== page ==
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C. Davenport, O.S. Packer, P.B. Detwiler, D.M. Dacey; Calcium Imaging in Primate A1 Amacrine Cells Reveals Evidence for Functional Polarity of Dendritic and Axon–Like Components . Invest. Ophthalmol. Vis. Sci. 2006;47(13):2671.
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© ARVO (1962-2015); The Authors (2016-present)
The A1 cell is an axon–bearing amacrine cell with a diffusely stratified, moderately branched dendritic tree (∼400 micron diameter). Axon–like processes arise from proximal dendrites giving rise to a second concentric, larger arborization of thin, bouton–laden processes (>4 mm diameter). A1 cells respond at light onset and offset with transient depolarizations and large, fast action potentials (Stafford and Dacey, 1997). It was hypothesized that A1 cells receive local input to their dendrites, with action potentials serving to propagate output via the axons across the retina, thereby serving a global inhibitory function in the retina. Here we explore this basic hypothesis by mapping the spatial receptive field structure and by imaging light evoked Ca2+ transients in the dendrites and axons directly.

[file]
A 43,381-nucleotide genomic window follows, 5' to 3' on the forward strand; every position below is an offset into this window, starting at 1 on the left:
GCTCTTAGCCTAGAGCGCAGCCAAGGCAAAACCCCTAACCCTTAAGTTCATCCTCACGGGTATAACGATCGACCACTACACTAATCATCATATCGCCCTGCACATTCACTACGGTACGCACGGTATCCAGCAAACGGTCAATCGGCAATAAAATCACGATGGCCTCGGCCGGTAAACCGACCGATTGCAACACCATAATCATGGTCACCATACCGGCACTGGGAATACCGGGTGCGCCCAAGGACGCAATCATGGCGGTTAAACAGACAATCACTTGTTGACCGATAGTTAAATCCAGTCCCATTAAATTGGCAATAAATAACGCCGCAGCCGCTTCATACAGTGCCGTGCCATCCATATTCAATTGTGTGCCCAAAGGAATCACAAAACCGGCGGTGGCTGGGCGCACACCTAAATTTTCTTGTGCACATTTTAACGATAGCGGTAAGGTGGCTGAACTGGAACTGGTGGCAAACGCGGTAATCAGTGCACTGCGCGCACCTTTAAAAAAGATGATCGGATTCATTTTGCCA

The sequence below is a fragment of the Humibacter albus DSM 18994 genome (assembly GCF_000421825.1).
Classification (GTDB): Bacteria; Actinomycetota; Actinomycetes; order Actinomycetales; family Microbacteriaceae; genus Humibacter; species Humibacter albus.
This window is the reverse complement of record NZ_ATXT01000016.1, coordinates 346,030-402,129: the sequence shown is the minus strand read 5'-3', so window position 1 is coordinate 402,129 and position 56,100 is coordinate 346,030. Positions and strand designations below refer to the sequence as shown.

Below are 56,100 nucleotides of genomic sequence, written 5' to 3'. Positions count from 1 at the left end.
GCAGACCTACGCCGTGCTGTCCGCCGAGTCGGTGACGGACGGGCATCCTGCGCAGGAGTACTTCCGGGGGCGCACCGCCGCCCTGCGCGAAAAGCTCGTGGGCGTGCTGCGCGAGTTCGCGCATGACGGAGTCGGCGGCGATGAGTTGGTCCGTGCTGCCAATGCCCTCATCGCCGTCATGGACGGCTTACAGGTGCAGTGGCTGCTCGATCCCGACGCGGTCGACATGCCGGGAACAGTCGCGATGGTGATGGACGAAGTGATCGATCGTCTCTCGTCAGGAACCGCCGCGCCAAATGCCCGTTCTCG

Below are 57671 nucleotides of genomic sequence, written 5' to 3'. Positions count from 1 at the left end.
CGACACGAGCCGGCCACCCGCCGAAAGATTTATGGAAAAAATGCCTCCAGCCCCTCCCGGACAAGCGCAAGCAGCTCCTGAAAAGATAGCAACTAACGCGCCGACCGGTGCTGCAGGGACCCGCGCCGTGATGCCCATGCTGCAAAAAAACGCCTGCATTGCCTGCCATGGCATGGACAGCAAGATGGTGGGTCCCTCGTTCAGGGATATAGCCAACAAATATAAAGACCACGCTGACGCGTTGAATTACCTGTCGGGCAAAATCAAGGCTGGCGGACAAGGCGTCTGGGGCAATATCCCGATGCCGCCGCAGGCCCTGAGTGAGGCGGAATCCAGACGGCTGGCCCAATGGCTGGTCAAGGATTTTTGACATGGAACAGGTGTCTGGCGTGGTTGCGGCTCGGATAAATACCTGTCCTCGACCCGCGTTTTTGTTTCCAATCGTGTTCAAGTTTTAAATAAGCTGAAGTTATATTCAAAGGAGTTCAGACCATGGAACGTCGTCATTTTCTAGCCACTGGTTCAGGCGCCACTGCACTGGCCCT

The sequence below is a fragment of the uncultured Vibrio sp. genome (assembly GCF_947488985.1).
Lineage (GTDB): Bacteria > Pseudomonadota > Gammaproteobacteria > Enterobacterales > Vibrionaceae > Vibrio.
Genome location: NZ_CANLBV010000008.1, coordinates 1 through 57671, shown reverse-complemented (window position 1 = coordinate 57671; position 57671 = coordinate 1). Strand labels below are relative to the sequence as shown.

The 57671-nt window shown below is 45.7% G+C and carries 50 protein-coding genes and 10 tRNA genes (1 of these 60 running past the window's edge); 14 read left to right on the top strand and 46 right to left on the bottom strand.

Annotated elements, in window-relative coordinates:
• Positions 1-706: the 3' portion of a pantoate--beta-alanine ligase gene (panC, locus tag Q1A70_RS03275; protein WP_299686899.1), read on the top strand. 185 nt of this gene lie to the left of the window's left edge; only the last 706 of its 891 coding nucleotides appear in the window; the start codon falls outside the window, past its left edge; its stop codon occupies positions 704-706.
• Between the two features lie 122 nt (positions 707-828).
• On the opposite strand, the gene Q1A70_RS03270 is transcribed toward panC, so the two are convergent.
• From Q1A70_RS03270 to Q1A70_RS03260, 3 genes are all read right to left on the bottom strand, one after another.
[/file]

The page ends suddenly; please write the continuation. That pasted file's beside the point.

An in vitro preparation of the intact macaque monkey retina was used to record intracellularly from anatomically identified A1 cells. Receptive field structure was mapped using spots and annuli. A1 cells were filled with the Ca2+ sensitive dye Oregon Green BAPTA–1 and a two photon laser scanning microscope was used to image fluorescence transients in isolated segments of morphologically identified dendritic and axon–like components in response to full field light flashes. Both receptive field mapping and Ca2+ imaging were done before and after application of tetrodotoxin (TTX) to block sodium spikes.
A1 cells have an excitatory receptive field center approximately the same size as the dendritic field and an antagonistic surround that extends beyond the dendrites but is far smaller than the axonal field. TTX blocks A1 action potentials but has minimal effect on center–surround receptive field organization. We observed light induced Ca2+ transients in A1 dendrites and axons. TTX abolishes the Ca2+ transient in the axons but not in the dendrites.
Ca2+ imaging reveals an input–dependent Ca2+ transient in A1 dendrites and an action potential–dependent Ca2+ transient in the axons. TTX block suggests that action potentials are not involved in receiving and integrating inputs. Spatial receptive field size is correlated with the dendritic field size and not the axonal field. These results support the current model of A1 function, with the dendrites receiving inputs that elicit action potentials that propagate away from the soma via the axons across the retina.
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